Episode Title: “Blood Is Thicker”
Writer: Bob Goodman
Director: John Polson
Previously on “Elementary:”
While one mystery is solved, another is just beginning to reveal itself, leaving us to wonder if Sherlock (Jonny Lee Miller) can handle another betrayal by someone so close to him.
“Close” is very much a relative term when it comes to Sherlock’s relationship with his brother, Mycroft (Rhys Ifans). Though he tries to keep him at arm’s length, Mycroft has slowly gotten closer to both Sherlock and Watson (Lucy Liu), acting as a concerned brother with the former while charming the pants off the latter.
As Sherlock and Watson investigate the murder of the estranged daughter of a Steve Jobs-like tech mogul, Mycroft makes repeated attempts to bond with his brother. However engrossed Sherlock claims to be in the case, it’s obvious he’d rather be doing anything else than having dinner with Mycroft. And to be fair, he and Watson have their work cut out for them with this one, as getting access to billionaire computer company founder, Ian Gale (William Sadler) isn’t easy. But Gale has a reason for staying out of the public eye as of late; he’s dying.
There’s definitely a connection between the arrival in New York of Gale’s long-lost daughter, Haley, her subsequent death and Gale’s illness; but Sherlock and Watson can’t quite put it together. Haley’s on-again off-again boyfriend is a suspect at first, but his alibi of picking up medication for Haley, who was suffering from the flu, checks out.
But a case with a prominent medical component such as this one gives Watson a chance to play doctor and detective at the same time. After Watson and Bell’s (Jon Michael Hill) attempt to interrogate Gale’s wife, Natalie (Margaret Colin) goes badly, she realizes the case isn’t about the murder of Haley, but the murder of Ian Gale.
Despite having flu like symptoms, Haley was cleared to give blood to her dying father. The tech who drew the blood tells Watson she was fine despite her boyfriend’s claim that Haley was suffering from the flu. This leads Watson to conclude that Gale was being “poisoned” with his daughter’s blood. But it wasn’t the flu Haley was suffering from but rather the antibodies her system began producing when she was injected with a tissue sample from the heart, which was later given to her father. The antibodies from Haley’s blood caused Ian to reject the heart and ultimately die. But who would have the medical expertise to pull off such a stunt?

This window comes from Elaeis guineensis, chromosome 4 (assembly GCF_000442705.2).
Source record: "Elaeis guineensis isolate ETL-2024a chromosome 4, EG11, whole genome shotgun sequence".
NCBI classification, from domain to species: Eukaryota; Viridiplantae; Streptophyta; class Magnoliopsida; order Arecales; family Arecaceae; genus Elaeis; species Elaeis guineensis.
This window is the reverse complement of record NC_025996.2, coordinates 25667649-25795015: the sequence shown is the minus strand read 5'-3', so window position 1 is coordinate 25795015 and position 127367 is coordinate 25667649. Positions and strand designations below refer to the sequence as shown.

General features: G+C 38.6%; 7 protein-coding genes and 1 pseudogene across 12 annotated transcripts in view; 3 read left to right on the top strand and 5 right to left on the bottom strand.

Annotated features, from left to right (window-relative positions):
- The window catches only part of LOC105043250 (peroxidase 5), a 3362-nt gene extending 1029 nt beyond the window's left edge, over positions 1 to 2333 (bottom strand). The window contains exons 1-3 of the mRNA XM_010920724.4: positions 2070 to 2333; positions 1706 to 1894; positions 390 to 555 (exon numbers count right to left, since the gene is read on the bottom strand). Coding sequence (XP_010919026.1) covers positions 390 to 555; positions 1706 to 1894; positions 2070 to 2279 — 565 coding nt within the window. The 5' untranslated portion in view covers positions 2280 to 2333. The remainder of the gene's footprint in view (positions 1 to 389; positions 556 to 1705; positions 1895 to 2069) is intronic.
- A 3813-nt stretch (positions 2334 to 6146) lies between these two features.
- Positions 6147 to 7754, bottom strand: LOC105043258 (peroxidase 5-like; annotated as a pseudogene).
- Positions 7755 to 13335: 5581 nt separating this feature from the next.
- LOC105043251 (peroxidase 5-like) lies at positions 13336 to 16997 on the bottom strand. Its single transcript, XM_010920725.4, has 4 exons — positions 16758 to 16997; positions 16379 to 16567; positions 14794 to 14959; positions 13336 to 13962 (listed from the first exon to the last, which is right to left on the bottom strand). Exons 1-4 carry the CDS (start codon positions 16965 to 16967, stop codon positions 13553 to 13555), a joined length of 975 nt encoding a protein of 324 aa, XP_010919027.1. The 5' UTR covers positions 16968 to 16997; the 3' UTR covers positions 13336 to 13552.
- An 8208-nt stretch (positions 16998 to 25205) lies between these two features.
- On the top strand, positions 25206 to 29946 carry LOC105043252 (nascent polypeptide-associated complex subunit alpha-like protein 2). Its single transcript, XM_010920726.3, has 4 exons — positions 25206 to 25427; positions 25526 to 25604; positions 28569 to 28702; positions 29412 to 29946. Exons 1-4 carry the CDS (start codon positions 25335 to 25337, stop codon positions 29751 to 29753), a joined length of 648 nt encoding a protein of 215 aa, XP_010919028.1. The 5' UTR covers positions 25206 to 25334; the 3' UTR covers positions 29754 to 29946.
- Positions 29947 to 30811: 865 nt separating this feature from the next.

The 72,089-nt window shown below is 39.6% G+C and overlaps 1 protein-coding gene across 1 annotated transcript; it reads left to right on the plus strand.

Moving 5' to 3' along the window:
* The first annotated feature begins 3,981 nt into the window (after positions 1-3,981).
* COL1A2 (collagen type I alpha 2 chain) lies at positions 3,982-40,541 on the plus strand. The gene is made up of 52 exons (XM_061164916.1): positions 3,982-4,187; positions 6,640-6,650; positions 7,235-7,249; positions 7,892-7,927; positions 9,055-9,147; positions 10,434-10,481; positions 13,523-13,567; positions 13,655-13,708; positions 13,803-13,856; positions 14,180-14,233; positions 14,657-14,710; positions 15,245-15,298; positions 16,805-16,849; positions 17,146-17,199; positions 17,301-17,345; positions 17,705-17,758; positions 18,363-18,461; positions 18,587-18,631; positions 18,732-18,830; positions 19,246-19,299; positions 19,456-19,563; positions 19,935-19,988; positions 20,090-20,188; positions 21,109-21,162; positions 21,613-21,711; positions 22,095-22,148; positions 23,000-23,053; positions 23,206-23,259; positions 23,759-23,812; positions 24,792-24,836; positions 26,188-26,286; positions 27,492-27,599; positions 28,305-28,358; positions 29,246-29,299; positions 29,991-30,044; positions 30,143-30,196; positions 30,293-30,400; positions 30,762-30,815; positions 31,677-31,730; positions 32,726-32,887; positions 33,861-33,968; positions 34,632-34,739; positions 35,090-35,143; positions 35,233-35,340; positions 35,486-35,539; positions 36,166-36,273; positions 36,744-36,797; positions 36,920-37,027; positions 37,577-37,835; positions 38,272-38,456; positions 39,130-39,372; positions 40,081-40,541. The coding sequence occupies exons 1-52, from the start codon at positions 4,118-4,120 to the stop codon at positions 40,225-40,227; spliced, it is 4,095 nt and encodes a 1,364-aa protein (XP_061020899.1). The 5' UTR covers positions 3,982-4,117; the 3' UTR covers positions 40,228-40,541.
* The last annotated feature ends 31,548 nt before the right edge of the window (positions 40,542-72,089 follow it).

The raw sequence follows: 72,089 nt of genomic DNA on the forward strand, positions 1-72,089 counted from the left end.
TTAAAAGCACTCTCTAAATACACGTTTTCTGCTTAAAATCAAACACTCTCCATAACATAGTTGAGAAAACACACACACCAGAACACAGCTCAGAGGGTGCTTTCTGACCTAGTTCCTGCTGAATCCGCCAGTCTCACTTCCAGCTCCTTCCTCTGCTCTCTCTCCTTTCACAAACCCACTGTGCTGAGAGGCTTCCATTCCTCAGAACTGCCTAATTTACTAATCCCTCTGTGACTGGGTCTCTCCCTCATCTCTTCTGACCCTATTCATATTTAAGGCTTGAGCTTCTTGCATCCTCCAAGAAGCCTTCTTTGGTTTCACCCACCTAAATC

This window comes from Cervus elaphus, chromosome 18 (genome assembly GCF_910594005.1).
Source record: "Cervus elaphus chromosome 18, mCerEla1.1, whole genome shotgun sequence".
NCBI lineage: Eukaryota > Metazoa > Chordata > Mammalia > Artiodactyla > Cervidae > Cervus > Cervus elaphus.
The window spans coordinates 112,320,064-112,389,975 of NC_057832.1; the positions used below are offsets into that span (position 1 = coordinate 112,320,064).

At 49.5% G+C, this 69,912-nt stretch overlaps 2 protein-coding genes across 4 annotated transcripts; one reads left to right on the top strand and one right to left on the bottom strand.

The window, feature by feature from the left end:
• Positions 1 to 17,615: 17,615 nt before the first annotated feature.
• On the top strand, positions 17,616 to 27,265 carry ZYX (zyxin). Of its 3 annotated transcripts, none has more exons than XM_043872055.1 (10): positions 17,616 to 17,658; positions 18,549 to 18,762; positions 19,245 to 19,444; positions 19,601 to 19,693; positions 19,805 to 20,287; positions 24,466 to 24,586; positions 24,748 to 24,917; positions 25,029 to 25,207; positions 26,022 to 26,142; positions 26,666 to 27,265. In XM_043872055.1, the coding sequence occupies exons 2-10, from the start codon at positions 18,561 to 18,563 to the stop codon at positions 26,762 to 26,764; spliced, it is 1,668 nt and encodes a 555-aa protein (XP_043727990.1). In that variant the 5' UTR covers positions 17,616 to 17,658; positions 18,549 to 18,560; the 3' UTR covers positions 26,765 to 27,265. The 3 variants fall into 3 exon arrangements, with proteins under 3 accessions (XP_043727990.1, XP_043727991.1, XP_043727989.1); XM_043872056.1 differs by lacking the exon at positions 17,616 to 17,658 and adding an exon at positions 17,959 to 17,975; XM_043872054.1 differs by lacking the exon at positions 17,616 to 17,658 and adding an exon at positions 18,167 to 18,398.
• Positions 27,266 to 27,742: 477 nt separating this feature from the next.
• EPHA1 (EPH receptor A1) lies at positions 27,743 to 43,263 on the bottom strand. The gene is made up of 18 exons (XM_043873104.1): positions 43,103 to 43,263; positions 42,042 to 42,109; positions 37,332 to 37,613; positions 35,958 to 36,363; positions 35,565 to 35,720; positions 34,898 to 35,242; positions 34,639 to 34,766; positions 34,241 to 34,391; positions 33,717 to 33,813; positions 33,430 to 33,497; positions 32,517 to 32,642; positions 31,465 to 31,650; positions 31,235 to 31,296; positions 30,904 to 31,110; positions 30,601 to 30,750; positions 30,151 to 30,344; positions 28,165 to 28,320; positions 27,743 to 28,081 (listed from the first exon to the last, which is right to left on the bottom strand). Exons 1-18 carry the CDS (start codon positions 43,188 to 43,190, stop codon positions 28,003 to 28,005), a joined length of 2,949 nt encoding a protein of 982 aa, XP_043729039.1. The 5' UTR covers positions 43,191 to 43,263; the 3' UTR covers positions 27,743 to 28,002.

A little investigation reveals that Natalie Gale was once a pediatric surgeon, which means she not only knew how to use Haley’s blood to cause her husband to reject the heart but she also knew exactly where to stab her step-daughter for a quick and clean death.
Watson certainly earns her pay with this one, taking lead as Sherlock finally gives into Mycroft and has dinner with him. But her gig with Sherlock and the NYPD, as well as her living arrangements are threatened when Mycroft tells Sherlock their father wants him back in London. Though he isn’t ready to leave New York, Sherlock proposes the idea of moving to London to Watson, who’s shocked by the news. As she takes it all in, Sherlock seemingly talks himself out of it when he tells her that he’s not willing to give up the support system and structure he’s built in New York. Before Mycroft heads back home, Sherlock gives him a letter to deliver to their father, thanking him for all his help and explaining his position on staying in New York.
The temporary quandary seems to have filled its purpose, giving Sherlock another opportunity to reaffirm his commitment to his sobriety, his job and his partner. But there’s more to it than a rare “feel good” moment from unsentimental Sherlock, as we watch Mycroft rip up the letter, make a phone call and tell the person on the other end that his brother did not fall for his “little gambit.” Mycroft assures the other party that neither he nor Sherlock have spoken to their father in years but they’ll have to come up with another plan. As intriguing as it is to find out that Mycroft is up to no good, it’s kind of a let down to learn that Sherlock’s in for more heartbreak, a testament to this well-crafted character. And what’s more troubling, this time Watson’s along for the ride, as well.